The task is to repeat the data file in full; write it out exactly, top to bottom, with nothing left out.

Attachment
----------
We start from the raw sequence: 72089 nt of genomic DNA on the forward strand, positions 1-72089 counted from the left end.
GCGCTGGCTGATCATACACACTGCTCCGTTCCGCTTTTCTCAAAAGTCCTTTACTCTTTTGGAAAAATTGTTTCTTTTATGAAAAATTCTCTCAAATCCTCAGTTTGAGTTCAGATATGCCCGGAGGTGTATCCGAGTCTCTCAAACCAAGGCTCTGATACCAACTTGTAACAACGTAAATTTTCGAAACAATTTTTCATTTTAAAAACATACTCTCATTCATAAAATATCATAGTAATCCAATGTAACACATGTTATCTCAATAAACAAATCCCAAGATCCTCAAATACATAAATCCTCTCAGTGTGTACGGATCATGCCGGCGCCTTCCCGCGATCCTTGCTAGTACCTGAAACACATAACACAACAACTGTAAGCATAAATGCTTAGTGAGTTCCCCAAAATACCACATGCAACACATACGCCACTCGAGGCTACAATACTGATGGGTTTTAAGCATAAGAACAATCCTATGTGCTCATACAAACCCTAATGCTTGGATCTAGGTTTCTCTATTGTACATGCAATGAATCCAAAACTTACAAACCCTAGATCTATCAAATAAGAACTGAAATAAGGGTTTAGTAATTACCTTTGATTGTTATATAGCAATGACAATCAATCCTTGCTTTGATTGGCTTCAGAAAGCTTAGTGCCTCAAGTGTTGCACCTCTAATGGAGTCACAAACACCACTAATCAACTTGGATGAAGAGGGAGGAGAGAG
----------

We start from the raw sequence: 72089 nt of genomic DNA on the forward strand, positions 1-72089 counted from the left end.
GCGCTGGCTGATCATACACACTGCTCCGTTCCGCTTTTCTCAAAAGTCCTTTACTCTTTTGGAAAAATTGTTTCTTTTATGAAAAATTCTCTCAAATCCTCAGTTTGAGTTCAGATATGCCCGGAGGTGTATCCGAGTCTCTCAAACCAAGGCTCTGATACCAACTTGTAACAACGTAAATTTTCGAAACAATTTTTCATTTTAAAAACATACTCTCATTCATAAAATATCATAGTAATCCAATGTAACACATGTTATCTCAATAAACAAATCCCAAGATCCTCAAATACATAAATCCTCTCAGTGTGTACGGATCATGCCGGCGCCTTCCCGCGATCCTTGCTAGTACCTGAAACACATAACACAACAACTGTAAGCATAAATGCTTAGTGAGTTCCCCAAAATACCACATGCAACACATACGCCACTCGAGGCTACAATACTGATGGGTTTTAAGCATAAGAACAATCCTATGTGCTCATACAAACCCTAATGCTTGGATCTAGGTTTCTCTATTGTACATGCAATGAATCCAAAACTTACAAACCCTAGATCTATCAAATAAGAACTGAAATAAGGGTTTAGTAATTACCTTTGATTGTTATATAGCAATGACAATCAATCCTTGCTTTGATTGGCTTCAGAAAGCTTAGTGCCTCAAGTGTTGCACCTCTAATGGAGTCACAAACACCACTAATCAACTTGGATGAAGAGGGAGGAGAGAG